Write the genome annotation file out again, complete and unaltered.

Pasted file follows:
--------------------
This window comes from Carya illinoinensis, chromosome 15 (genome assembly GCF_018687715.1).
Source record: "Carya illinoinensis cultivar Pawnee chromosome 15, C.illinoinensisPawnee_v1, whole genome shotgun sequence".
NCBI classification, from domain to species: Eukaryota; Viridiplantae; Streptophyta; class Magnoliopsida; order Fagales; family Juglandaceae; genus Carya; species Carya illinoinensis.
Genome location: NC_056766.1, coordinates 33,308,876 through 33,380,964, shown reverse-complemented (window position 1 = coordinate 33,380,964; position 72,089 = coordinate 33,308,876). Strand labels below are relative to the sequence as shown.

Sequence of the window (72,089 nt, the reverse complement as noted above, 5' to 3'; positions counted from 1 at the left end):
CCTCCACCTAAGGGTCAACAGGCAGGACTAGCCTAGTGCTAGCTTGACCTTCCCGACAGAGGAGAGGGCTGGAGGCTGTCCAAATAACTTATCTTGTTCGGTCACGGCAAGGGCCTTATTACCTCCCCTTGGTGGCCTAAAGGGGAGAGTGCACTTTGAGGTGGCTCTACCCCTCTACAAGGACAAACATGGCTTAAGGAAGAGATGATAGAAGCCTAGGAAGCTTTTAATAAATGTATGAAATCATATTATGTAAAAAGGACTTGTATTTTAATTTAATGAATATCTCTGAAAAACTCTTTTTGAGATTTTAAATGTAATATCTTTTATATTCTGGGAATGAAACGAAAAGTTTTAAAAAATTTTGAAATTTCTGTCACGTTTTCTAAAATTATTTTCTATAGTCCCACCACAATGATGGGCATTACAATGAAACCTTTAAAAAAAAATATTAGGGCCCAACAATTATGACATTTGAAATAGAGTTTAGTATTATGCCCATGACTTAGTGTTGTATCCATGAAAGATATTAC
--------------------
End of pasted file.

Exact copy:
This window comes from Carya illinoinensis, chromosome 15 (genome assembly GCF_018687715.1).
Source record: "Carya illinoinensis cultivar Pawnee chromosome 15, C.illinoinensisPawnee_v1, whole genome shotgun sequence".
NCBI classification, from domain to species: Eukaryota; Viridiplantae; Streptophyta; class Magnoliopsida; order Fagales; family Juglandaceae; genus Carya; species Carya illinoinensis.
Genome location: NC_056766.1, coordinates 33,308,876 through 33,380,964, shown reverse-complemented (window position 1 = coordinate 33,380,964; position 72,089 = coordinate 33,308,876). Strand labels below are relative to the sequence as shown.

Sequence of the window (72,089 nt, the reverse complement as noted above, 5' to 3'; positions counted from 1 at the left end):
CCTCCACCTAAGGGTCAACAGGCAGGACTAGCCTAGTGCTAGCTTGACCTTCCCGACAGAGGAGAGGGCTGGAGGCTGTCCAAATAACTTATCTTGTTCGGTCACGGCAAGGGCCTTATTACCTCCCCTTGGTGGCCTAAAGGGGAGAGTGCACTTTGAGGTGGCTCTACCCCTCTACAAGGACAAACATGGCTTAAGGAAGAGATGATAGAAGCCTAGGAAGCTTTTAATAAATGTATGAAATCATATTATGTAAAAAGGACTTGTATTTTAATTTAATGAATATCTCTGAAAAACTCTTTTTGAGATTTTAAATGTAATATCTTTTATATTCTGGGAATGAAACGAAAAGTTTTAAAAAATTTTGAAATTTCTGTCACGTTTTCTAAAATTATTTTCTATAGTCCCACCACAATGATGGGCATTACAATGAAACCTTTAAAAAAAAATATTAGGGCCCAACAATTATGACATTTGAAATAGAGTTTAGTATTATGCCCATGACTTAGTGTTGTATCCATGAAAGATATTAC